Brilliant Products

Wanna Save New Zealand's Beaches? Throw Back A Beer

NEWS: The Curiosity Podcast is out! Subscribe on iTunesStitcher, Google Play MusicSoundCloud and add the RSS feed to any podcast player. If you love it please consider leaving us a review.

Drinking a beer could help save the planet. Okay, that's a bit sensational, but it's not far off the mark. The New Zealand beer company DB Export has created a machine that pulverizes beer bottles into sand substitute. With the world facing a sand shortage, that's something to toast to.

Related: The Strongest Beer Ever Made Was More Potent Than Whiskey

Smash A Beer, Save The Beach

According to a report in the New York Times, the world uses more sand than any other natural resource except water and air. Knowing that, then, it's not hard to believe the world is facing a sand shortage. It is a nonrenewable resource, after all. But what do we actually use sand for? Well, sand gives us asphalt, concrete, glass, and more—all essential parts of the modern world. (Side note: The world is all set with desert sand, but unfortunately the desert stuff is too round to be used in construction.) Two-thirds of the world's beaches are retreating, but one New Zealand company is combatting this environmental issue with beer.

Related: You Can Swim In Warm Pools Of Beer at Starkenberger's Castle

DB Exports (in collaboration with the agency Colenso BBDO, Auckland) has created a fleet of machines that pulverize empty beer bottles in just five seconds. The result is a beautiful, powdery white pile of finely ground glass sand that is usable in a variety of settings. Here's how it works, described by CampaignBrief: "The Beer Bottle Sand Machines reduce an empty bottle of DB Export into sand substitute in just 5 seconds. As the bottle is inserted, a laser triggers a wheel of small steel hammers spinning at 2800rpm. As the bottle is pulverised a vacuum system removes silica dust and plastic labels, leaving behind 200 grams of sand substitute." Oh, make sure to drink all the beer first, but that shouldn't be a problem...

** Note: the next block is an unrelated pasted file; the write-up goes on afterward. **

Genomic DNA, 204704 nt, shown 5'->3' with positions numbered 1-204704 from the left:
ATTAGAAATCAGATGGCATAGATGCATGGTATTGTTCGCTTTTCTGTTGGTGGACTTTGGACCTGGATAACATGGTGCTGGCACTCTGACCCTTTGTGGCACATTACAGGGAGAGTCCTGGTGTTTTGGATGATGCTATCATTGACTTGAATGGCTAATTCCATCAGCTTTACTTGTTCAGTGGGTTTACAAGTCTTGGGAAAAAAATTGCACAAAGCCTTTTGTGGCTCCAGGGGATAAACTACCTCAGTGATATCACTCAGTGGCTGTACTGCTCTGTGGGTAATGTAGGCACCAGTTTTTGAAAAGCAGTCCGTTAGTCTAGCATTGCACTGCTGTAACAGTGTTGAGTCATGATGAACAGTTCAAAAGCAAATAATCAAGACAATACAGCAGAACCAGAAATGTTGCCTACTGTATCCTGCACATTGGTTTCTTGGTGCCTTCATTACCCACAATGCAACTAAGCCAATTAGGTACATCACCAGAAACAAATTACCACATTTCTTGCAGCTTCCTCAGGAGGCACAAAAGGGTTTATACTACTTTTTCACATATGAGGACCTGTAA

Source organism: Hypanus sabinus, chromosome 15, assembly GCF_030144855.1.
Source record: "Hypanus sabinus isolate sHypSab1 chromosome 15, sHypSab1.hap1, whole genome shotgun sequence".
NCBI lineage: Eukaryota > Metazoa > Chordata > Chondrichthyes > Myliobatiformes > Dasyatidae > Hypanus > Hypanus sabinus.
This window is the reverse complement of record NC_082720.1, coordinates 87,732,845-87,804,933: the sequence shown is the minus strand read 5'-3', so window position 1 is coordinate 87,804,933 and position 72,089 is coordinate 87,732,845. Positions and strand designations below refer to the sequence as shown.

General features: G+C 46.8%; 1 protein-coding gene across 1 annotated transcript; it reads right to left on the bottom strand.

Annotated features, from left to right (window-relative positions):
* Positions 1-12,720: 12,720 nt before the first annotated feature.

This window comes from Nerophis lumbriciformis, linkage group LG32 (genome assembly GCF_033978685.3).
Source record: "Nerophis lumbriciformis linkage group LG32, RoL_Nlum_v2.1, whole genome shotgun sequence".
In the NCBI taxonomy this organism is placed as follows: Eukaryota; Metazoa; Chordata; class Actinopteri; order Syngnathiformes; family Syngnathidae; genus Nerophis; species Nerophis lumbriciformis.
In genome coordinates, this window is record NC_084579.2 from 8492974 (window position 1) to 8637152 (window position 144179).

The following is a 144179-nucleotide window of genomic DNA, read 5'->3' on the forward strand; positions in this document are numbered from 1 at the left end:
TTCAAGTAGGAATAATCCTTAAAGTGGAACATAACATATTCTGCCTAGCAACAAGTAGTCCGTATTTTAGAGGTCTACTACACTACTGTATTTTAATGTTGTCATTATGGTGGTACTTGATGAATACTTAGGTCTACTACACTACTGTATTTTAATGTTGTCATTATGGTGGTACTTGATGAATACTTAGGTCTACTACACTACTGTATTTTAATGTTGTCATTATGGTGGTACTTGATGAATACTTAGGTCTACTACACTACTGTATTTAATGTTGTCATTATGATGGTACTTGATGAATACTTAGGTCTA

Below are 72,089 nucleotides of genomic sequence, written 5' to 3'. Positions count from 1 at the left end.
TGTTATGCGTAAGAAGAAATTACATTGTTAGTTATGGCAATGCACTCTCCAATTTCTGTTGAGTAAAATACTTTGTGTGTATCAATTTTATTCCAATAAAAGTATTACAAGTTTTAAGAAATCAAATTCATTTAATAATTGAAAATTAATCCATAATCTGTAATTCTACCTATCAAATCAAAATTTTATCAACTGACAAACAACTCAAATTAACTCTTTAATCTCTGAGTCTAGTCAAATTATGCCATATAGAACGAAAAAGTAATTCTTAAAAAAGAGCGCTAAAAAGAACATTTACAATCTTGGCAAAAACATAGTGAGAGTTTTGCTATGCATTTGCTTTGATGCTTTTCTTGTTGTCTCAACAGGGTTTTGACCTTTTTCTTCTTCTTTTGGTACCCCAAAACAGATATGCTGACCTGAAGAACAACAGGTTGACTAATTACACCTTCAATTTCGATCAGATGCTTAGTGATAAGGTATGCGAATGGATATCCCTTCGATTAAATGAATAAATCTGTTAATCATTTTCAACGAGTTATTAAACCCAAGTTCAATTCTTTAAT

Related: Ooid Is A Type Of Sand That Grows

Walking On Broken Glass

The company isn't creating sand for beaches—the beer bottle sand will help natural sand stay on the Kiwi shores where it belongs. DB Export Beer Bottle Sand can be used in concrete, roading, golf bunkers, landscaping and a host of other applications, according to the DB Export site. The company has a deal supplying their bottle sand to Drymix, New Zealand's biggest producer of bagged concrete. The project also helps keep glass bottles out of the trash. In New Zealand, one in every four beer bottles ends up in a landfill. The environmental implications of this project are exciting, but, honestly, seeing a bottle getting crushed into dust sounds really cool too.

Is there something you're curious about? Send us a note or email us at editors (at) curiosity.com. And follow Curiosity on Facebook, Instagram and Twitter.

Watch And Learn: Fascinating Content About Sand

Sand Made From Beer Bottles, Not Beach

What The Heck Is Sand?

Share the knowledge!

Key Facts In This Video

  1. Sand mostly consists of broken-down rocks. 00:10

  2. A rock particle has to be a minimum of .05 mm to be considered sand. 00:27

  3. Hawaii's white beaches owe their appearance to parrotfish poop. 00:43

White Sand Beaches Are Made of Fish Poop

Share the knowledge!

Key Facts In This Video

  1. Parrotfish often break off chunks of coral and grind them into fine sand using their pharyngeal teeth. 00:26

  2. When juvenile fish sleep, they swaddle themselves in mucous. 01:00

  3. Some parrotfish can change their sex during their life time. 01:20

Is Glass Really Made From Sand?

Share the knowledge!

Key Facts In This Video

  1. When we talk about glass, we are generally speaking about soda-lime glass. 00:25

  2. The type of sand called calcium carbonate will not make glass. 01:29

  3. Iron can be added to glass to absorb infrared radiation. 03:01

If you liked this you'll love our podcast! Check it out on iTunes, StitcherGoogle Play Music, SoundCloud, search 'curiosity' on your favorite podcast app or add the RSS Feed URL.

Advertisement